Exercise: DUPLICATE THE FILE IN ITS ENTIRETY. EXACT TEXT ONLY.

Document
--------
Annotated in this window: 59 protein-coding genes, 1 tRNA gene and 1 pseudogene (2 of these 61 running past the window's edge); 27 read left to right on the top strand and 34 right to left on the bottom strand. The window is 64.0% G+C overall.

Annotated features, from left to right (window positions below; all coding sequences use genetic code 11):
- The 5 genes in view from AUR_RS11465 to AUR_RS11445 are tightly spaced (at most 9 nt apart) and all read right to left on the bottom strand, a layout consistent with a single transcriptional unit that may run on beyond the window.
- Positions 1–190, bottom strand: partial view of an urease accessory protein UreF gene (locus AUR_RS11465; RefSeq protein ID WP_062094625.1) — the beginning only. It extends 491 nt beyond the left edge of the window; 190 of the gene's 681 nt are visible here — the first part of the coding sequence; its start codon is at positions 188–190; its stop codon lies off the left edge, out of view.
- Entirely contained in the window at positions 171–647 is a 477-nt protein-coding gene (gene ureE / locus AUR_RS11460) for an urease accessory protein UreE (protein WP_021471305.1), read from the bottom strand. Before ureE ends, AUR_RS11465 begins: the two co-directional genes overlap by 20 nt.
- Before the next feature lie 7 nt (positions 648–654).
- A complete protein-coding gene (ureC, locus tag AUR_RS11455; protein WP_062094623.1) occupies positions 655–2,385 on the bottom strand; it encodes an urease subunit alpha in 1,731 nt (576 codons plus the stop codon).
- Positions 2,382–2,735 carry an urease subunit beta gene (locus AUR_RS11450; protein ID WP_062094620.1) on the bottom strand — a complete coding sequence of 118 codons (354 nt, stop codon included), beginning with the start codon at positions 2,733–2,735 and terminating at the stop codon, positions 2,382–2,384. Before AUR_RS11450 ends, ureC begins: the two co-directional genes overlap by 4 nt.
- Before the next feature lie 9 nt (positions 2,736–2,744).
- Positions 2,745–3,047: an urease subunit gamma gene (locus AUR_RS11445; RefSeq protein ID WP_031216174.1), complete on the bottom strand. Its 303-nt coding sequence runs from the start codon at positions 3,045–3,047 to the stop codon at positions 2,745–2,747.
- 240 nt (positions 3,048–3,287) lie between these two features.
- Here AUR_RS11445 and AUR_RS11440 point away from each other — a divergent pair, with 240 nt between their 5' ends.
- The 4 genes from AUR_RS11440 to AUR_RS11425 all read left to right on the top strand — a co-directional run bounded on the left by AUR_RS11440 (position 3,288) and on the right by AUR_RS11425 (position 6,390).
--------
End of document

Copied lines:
Annotated in this window: 59 protein-coding genes, 1 tRNA gene and 1 pseudogene (2 of these 61 running past the window's edge); 27 read left to right on the top strand and 34 right to left on the bottom strand. The window is 64.0% G+C overall.

Annotated features, from left to right (window positions below; all coding sequences use genetic code 11):
- The 5 genes in view from AUR_RS11465 to AUR_RS11445 are tightly spaced (at most 9 nt apart) and all read right to left on the bottom strand, a layout consistent with a single transcriptional unit that may run on beyond the window.
- Positions 1–190, bottom strand: partial view of an urease accessory protein UreF gene (locus AUR_RS11465; RefSeq protein ID WP_062094625.1) — the beginning only. It extends 491 nt beyond the left edge of the window; 190 of the gene's 681 nt are visible here — the first part of the coding sequence; its start codon is at positions 188–190; its stop codon lies off the left edge, out of view.
- Entirely contained in the window at positions 171–647 is a 477-nt protein-coding gene (gene ureE / locus AUR_RS11460) for an urease accessory protein UreE (protein WP_021471305.1), read from the bottom strand. Before ureE ends, AUR_RS11465 begins: the two co-directional genes overlap by 20 nt.
- Before the next feature lie 7 nt (positions 648–654).
- A complete protein-coding gene (ureC, locus tag AUR_RS11455; protein WP_062094623.1) occupies positions 655–2,385 on the bottom strand; it encodes an urease subunit alpha in 1,731 nt (576 codons plus the stop codon).
- Positions 2,382–2,735 carry an urease subunit beta gene (locus AUR_RS11450; protein ID WP_062094620.1) on the bottom strand — a complete coding sequence of 118 codons (354 nt, stop codon included), beginning with the start codon at positions 2,733–2,735 and terminating at the stop codon, positions 2,382–2,384. Before AUR_RS11450 ends, ureC begins: the two co-directional genes overlap by 4 nt.
- Before the next feature lie 9 nt (positions 2,736–2,744).
- Positions 2,745–3,047: an urease subunit gamma gene (locus AUR_RS11445; RefSeq protein ID WP_031216174.1), complete on the bottom strand. Its 303-nt coding sequence runs from the start codon at positions 3,045–3,047 to the stop codon at positions 2,745–2,747.
- 240 nt (positions 3,048–3,287) lie between these two features.
- Here AUR_RS11445 and AUR_RS11440 point away from each other — a divergent pair, with 240 nt between their 5' ends.
- The 4 genes from AUR_RS11440 to AUR_RS11425 all read left to right on the top strand — a co-directional run bounded on the left by AUR_RS11440 (position 3,288) and on the right by AUR_RS11425 (position 6,390).